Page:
By Julien Pretot
PARIS (Reuters) - Roger Federer booked his place in the ATP World Tour Finals for a record-tying 12th consecutive year when he dismissed South African Kevin Anderson 6-4 6-4 to reach the third round of the Paris Masters on Wednesday.
The win meant former world number one Federer, who started the week seventh in the ATP Race to London, made sure of finishing in the top nine. That is enough to earn him a spot in the Finals as Wimbledon champion Andy Murray is out with a back problem.
Top seed Rafa Nadal also progressed to the third round in the French capital with a 7-5 7-5 triumph over fellow Spaniard Marcel Granollers.
By qualifying for the event every year since 2002, Federer equaled Ivan Lendl's mark for the most successive appearances at the season-ending event.
"It's one of the highlights for all the players, all the top 10, top 20 talk about that from the beginning of the year or during the off-season," the Swiss told a news conference.
"Being among the very best is very enjoyable. Also it's one of the tournaments where I haven't had the greatest success."
Two more places are still available for next week's showdown in London and Federer's compatriot Stanislas Wawrinka stayed on course to snatch one of them by beating Spain's Feliciano Lopez 6-3 3-6 6-3.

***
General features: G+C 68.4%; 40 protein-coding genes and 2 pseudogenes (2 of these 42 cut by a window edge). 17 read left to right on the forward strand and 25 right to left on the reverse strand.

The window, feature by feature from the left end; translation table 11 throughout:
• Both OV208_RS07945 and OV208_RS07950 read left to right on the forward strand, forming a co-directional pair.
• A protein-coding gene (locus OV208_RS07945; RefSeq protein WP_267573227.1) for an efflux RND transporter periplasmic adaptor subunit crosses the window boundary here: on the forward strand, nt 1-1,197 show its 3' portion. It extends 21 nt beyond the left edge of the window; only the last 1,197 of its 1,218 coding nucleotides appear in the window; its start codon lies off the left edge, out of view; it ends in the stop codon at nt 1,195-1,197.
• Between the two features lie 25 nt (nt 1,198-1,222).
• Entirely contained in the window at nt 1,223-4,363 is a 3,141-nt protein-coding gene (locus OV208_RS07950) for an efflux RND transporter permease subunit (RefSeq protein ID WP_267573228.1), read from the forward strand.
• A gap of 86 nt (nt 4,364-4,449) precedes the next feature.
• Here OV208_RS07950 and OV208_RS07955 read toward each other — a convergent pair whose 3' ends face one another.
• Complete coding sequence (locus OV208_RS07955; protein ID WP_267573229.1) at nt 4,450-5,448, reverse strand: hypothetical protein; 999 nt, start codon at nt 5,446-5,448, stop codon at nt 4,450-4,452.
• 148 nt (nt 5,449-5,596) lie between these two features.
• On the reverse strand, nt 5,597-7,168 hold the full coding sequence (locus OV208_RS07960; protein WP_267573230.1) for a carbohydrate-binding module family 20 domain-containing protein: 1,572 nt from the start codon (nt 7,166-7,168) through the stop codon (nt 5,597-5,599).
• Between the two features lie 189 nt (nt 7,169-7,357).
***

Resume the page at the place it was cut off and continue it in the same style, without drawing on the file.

Wawrinka, Frenchman Richard Gasquet and Canadian Milos Raonic, who beat Dutchman Robin Haase 6-3 6-4, are the last three candidates for a spot at the Finals.
Rafa Nadal, Novak Djokovic, David Ferrer, Juan Martin Del Potro and Tomas Berdych have already qualified for the eight-man event.
Wawrinka's victory meant Spaniard Nicolas Almagro was ruled out of the race. German Tommy Haas, beaten 6-2 6-2 by fellow German Philipp Kohlschreiber, also dropped out.
Federer barely broke sweat against Anderson, breaking serve in the first game and never looking back as the South African made a series of unforced errors.
Nadal, aiming to bag one of the three Masters titles he has never won, broke serve in the 11th game of each set against compatriot Granollers to set up a meeting with last year's runner-up Jerzy Janowicz of Poland.
"There is no easy opponent on a surface like this one, in a tough tournament like this one," said the eight-times French Open champion. "But hopefully for my opponents I'm not going to be good news either."
(Editing by Tony Jimenez)